J.C. Penney Bonds Climb After Announcing $932 Million Stock Sale

J.C. Penney Co.’s bonds climbed and credit-default swaps tied to its debt tightened after the department-store chain announced a share offering to raise as much as $932 million.

The retailer’s $200 million of 6.875 percent bonds due October 2015, its nearest maturity, increased 2.1 cents to 93.25 cents on the dollar to yield 10.65 percent as of 9:57 a.m. in New York, according to Trace, the bond-price reporting system of the Financial Industry Regulatory Authority.

Credit swaps protecting against losses on the debt, which typically fall as confidence improves, declined 1.8 percentage points to 19.5 percent upfront as of 10:30 a.m., according to data provider CMA, which is owned by McGraw-Hill Financial Inc. and compiles prices quoted by dealers in the privately negotiated market.

Less than a day after the company said it was “pleased” with its turnaround efforts, Plano, Texas-based J.C. Penney said it would sell 84 million shares at $9.65 each, 7.4 percent below yesterday’s close.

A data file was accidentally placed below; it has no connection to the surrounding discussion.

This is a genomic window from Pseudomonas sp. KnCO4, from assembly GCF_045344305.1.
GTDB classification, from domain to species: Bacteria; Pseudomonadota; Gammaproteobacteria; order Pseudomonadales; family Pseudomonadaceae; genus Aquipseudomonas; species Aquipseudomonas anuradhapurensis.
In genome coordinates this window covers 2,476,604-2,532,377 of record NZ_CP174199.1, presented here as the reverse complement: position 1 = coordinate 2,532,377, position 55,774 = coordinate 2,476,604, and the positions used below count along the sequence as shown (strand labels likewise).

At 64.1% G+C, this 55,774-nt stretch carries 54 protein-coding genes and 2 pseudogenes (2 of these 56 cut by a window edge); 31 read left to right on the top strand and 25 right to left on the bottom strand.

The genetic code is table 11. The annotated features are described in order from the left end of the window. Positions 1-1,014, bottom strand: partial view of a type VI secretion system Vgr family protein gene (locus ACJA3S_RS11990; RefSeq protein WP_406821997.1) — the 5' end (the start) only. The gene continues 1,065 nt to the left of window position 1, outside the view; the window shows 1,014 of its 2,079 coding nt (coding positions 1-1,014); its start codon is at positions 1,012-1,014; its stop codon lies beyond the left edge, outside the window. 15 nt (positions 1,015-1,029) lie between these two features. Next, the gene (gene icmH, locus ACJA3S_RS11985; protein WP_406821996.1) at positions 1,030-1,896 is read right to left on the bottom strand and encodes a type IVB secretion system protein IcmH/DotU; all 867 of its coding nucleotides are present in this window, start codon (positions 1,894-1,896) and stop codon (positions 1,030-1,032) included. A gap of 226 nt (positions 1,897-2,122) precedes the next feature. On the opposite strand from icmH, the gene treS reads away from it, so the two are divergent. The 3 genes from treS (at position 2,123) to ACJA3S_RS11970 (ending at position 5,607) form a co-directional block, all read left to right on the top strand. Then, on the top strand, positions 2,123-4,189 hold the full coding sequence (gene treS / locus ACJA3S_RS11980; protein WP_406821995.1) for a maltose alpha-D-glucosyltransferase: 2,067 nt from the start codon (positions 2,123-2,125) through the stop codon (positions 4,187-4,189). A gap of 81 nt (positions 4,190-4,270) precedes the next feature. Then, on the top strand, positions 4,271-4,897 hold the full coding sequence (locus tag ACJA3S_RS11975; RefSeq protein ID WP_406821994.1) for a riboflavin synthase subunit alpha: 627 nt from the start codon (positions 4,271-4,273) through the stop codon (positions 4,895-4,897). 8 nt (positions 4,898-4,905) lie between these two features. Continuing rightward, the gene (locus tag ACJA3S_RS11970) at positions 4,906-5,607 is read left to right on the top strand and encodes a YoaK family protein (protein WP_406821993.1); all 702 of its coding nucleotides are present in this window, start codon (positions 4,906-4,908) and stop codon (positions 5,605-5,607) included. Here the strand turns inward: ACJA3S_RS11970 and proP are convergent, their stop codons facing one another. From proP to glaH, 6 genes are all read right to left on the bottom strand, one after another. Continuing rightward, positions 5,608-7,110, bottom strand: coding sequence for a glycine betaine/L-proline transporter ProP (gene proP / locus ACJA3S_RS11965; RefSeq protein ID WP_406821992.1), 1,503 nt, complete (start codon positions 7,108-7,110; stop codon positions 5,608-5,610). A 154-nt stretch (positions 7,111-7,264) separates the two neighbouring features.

The stock plunged this week after a Goldman Sachs Group Inc. debt analyst said the company’s cash will be strained this quarter, and fell 9.4 percent today to $9.45. The offering is “another bandaid” for the retailer, according to debt-research firm CreditSights Inc.

‘Clear Positive’

“The liquidity boost supports our view that the company will have sufficient funds to pay off its 2015 bonds at maturity,” James Goldstein, a New York-based credit analyst at CreditSights, said in a note published yesterday. “The extra equity injection is a clear positive for liquidity for J.C. Penney, but it is by no means a guarantee that the company’s glidepath towards a full scale turnaround will be free from major turbulence.”

The retailer said today it will end the fiscal year with about $1.3 billion in liquidity, excluding the offer proceeds. On Aug. 20, it predicted more than $1.5 billion, a forecast that didn’t assume it would need any additional outside financing.

The company’s $400 million of 5.65 percent notes due 2020 climbed 2 cents to 77 cents to yield 10.54 percent as of 10:54 a.m., Trace data show.

To contact the reporter on this story: Mary Childs in New York at mchilds5@bloomberg.net

To contact the editor responsible for this story: Alan Goldstein at agoldstein5@bloomberg.net

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